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Labor Code section 4657(c)(1) states:

"Aggregate disability payments for a single injury occurring on or after the effective date of this subdivision, causing temporary disability shall not extend for more than 104 compensable weeks within a period of two years from the date of commencement of temporary disability payment."

The exceptions are contained in Labor Code section 4657(d)(2).

We find this provision very disturbing. Consider the following case:

A 40-year old construction worker injured his back on 09/29/2004. He was placed on light duty but was only able to work less than full-time. He worked on and off through 05/23/05.  He was paid wage loss TDI during some of this period. The first payment was made on 03/01/05 for period beginning 09/29/04.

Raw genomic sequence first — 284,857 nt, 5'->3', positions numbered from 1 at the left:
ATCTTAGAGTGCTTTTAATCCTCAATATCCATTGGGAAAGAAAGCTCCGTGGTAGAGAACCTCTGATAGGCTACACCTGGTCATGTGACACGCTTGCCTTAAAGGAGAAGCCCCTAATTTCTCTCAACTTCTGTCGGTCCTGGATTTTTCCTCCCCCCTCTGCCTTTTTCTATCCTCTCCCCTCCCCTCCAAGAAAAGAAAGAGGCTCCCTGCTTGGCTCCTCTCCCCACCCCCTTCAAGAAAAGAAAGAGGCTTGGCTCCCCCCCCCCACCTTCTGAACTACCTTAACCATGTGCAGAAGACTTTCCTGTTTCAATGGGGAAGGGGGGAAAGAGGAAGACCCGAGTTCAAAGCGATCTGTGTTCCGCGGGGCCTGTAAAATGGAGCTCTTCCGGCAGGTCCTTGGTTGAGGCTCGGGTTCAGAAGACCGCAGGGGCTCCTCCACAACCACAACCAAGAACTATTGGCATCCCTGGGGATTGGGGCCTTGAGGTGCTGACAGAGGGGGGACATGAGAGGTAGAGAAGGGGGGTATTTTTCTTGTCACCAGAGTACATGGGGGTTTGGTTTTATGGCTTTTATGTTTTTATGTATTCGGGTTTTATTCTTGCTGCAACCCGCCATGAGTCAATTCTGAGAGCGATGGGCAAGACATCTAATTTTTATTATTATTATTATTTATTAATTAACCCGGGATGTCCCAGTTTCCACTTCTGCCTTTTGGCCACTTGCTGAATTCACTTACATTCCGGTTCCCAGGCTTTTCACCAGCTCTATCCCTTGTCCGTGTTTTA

The injured worker hired us on 05/23/06 and the insurance company started paying full

TDI beginning 05/23/06. The first full TDI check was issued on 06/05/06.

On August 28, 2006 he had a right shoulder surgery.

On 09/25/06, the insurance company wrote to the injured worker that TDI will stop because it has paid him through 09/27/06 and has therefore met the requirements of this law. He received a total of $11,972.08 for being disabled for two years.

We contend this is totally unfair. We have filed a request for Expedited Hearing and it is set for 11/29/06. We believe the injured worker is entitled to at least TDI for at least 5 more months because the first payment of TDI was made on 03/01/05.

We will keep you posted.

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